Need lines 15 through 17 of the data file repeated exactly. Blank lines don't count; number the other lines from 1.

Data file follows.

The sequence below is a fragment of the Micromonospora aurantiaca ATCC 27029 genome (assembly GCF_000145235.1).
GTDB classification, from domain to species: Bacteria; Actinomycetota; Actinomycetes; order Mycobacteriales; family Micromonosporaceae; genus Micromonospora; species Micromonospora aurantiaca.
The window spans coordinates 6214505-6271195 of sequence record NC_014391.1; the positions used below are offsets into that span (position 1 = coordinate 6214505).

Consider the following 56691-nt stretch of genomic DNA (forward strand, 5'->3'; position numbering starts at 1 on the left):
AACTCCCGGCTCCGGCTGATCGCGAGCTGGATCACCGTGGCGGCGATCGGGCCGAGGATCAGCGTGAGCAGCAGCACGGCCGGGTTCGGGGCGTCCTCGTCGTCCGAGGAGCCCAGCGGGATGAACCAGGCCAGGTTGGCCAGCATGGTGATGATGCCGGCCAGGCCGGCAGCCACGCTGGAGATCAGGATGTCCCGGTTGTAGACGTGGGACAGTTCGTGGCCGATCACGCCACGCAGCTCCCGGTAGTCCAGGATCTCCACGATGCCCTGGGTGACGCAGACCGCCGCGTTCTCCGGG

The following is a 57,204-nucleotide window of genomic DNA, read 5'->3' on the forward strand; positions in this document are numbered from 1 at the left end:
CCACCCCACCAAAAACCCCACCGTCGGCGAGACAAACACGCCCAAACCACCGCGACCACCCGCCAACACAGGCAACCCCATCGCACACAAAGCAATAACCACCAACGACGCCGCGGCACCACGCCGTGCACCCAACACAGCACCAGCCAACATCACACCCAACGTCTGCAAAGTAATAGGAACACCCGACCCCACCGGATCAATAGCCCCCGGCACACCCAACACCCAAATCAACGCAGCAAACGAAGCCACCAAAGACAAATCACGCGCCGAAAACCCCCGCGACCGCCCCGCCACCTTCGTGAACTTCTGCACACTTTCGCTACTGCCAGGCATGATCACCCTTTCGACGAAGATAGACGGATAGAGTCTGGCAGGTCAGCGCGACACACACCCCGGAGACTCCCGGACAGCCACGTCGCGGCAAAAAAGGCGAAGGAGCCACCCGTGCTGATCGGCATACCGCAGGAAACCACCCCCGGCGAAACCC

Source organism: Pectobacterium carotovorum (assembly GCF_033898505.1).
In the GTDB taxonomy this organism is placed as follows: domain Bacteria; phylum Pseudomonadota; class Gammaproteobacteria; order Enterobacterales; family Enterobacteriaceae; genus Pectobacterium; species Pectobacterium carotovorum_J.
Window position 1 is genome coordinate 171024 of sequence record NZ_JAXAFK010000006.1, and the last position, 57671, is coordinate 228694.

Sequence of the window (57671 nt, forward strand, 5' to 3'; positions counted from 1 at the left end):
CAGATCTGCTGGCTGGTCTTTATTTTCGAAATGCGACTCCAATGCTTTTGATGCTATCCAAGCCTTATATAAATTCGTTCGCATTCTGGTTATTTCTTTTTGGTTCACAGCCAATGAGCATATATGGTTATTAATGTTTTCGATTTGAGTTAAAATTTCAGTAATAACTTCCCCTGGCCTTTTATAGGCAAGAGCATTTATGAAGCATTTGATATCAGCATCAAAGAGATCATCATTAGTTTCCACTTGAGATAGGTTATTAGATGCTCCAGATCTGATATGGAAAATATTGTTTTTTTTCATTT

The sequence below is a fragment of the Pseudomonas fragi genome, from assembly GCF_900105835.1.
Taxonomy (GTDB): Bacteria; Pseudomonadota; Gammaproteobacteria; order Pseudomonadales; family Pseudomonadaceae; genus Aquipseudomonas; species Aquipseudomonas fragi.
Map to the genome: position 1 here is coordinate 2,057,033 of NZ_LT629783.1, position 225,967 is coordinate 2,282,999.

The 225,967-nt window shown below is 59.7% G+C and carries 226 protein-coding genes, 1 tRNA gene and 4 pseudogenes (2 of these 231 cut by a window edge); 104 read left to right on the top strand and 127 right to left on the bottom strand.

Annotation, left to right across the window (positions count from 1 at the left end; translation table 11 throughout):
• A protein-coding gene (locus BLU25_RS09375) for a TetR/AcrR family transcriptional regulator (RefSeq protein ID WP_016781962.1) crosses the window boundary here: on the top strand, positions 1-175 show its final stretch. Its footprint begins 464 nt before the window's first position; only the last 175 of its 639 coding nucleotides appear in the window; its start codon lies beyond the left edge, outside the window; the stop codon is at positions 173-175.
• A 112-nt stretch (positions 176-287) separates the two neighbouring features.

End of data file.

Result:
Map to the genome: position 1 here is coordinate 2,057,033 of NZ_LT629783.1, position 225,967 is coordinate 2,282,999.

The 225,967-nt window shown below is 59.7% G+C and carries 226 protein-coding genes, 1 tRNA gene and 4 pseudogenes (2 of these 231 cut by a window edge); 104 read left to right on the top strand and 127 right to left on the bottom strand.

Annotation, left to right across the window (positions count from 1 at the left end; translation table 11 throughout):